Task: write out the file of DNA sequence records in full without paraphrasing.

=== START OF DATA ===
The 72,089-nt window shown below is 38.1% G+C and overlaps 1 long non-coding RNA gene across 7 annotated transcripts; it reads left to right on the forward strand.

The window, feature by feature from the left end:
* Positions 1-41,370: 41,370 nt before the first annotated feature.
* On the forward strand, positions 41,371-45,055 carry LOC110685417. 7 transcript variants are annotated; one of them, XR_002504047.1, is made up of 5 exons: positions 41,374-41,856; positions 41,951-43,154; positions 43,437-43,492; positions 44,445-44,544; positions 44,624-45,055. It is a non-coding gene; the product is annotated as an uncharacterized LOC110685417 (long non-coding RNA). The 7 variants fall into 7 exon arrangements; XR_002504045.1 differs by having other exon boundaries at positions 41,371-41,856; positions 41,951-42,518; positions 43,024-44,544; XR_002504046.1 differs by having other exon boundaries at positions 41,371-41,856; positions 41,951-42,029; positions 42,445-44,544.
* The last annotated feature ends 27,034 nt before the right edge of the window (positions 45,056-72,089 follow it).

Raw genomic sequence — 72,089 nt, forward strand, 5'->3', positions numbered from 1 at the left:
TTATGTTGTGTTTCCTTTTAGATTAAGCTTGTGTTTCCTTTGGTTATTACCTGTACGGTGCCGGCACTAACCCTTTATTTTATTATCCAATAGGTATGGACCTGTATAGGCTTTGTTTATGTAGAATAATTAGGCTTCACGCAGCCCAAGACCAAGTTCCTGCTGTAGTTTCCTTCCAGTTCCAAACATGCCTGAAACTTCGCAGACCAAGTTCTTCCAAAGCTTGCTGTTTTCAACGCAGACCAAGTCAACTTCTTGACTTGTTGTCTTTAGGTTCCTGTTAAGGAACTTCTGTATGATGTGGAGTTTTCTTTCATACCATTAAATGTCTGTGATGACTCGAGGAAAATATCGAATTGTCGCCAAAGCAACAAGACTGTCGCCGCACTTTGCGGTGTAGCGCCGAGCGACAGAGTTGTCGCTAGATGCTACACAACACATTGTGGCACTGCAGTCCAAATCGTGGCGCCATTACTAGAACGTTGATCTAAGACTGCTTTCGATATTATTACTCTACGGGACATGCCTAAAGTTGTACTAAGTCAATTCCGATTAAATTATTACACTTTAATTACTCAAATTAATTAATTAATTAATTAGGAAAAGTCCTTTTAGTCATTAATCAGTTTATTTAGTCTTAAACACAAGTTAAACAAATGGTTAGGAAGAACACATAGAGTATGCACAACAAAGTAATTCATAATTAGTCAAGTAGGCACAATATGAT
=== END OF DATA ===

The 72,089-nt window shown below is 38.1% G+C and overlaps 1 long non-coding RNA gene across 7 annotated transcripts; it reads left to right on the forward strand.

The window, feature by feature from the left end:
* Positions 1-41,370: 41,370 nt before the first annotated feature.
* On the forward strand, positions 41,371-45,055 carry LOC110685417. 7 transcript variants are annotated; one of them, XR_002504047.1, is made up of 5 exons: positions 41,374-41,856; positions 41,951-43,154; positions 43,437-43,492; positions 44,445-44,544; positions 44,624-45,055. It is a non-coding gene; the product is annotated as an uncharacterized LOC110685417 (long non-coding RNA). The 7 variants fall into 7 exon arrangements; XR_002504045.1 differs by having other exon boundaries at positions 41,371-41,856; positions 41,951-42,518; positions 43,024-44,544; XR_002504046.1 differs by having other exon boundaries at positions 41,371-41,856; positions 41,951-42,029; positions 42,445-44,544.
* The last annotated feature ends 27,034 nt before the right edge of the window (positions 45,056-72,089 follow it).

Raw genomic sequence — 72,089 nt, forward strand, 5'->3', positions numbered from 1 at the left:
TTATGTTGTGTTTCCTTTTAGATTAAGCTTGTGTTTCCTTTGGTTATTACCTGTACGGTGCCGGCACTAACCCTTTATTTTATTATCCAATAGGTATGGACCTGTATAGGCTTTGTTTATGTAGAATAATTAGGCTTCACGCAGCCCAAGACCAAGTTCCTGCTGTAGTTTCCTTCCAGTTCCAAACATGCCTGAAACTTCGCAGACCAAGTTCTTCCAAAGCTTGCTGTTTTCAACGCAGACCAAGTCAACTTCTTGACTTGTTGTCTTTAGGTTCCTGTTAAGGAACTTCTGTATGATGTGGAGTTTTCTTTCATACCATTAAATGTCTGTGATGACTCGAGGAAAATATCGAATTGTCGCCAAAGCAACAAGACTGTCGCCGCACTTTGCGGTGTAGCGCCGAGCGACAGAGTTGTCGCTAGATGCTACACAACACATTGTGGCACTGCAGTCCAAATCGTGGCGCCATTACTAGAACGTTGATCTAAGACTGCTTTCGATATTATTACTCTACGGGACATGCCTAAAGTTGTACTAAGTCAATTCCGATTAAATTATTACACTTTAATTACTCAAATTAATTAATTAATTAATTAGGAAAAGTCCTTTTAGTCATTAATCAGTTTATTTAGTCTTAAACACAAGTTAAACAAATGGTTAGGAAGAACACATAGAGTATGCACAACAAAGTAATTCATAATTAGTCAAGTAGGCACAATATGAT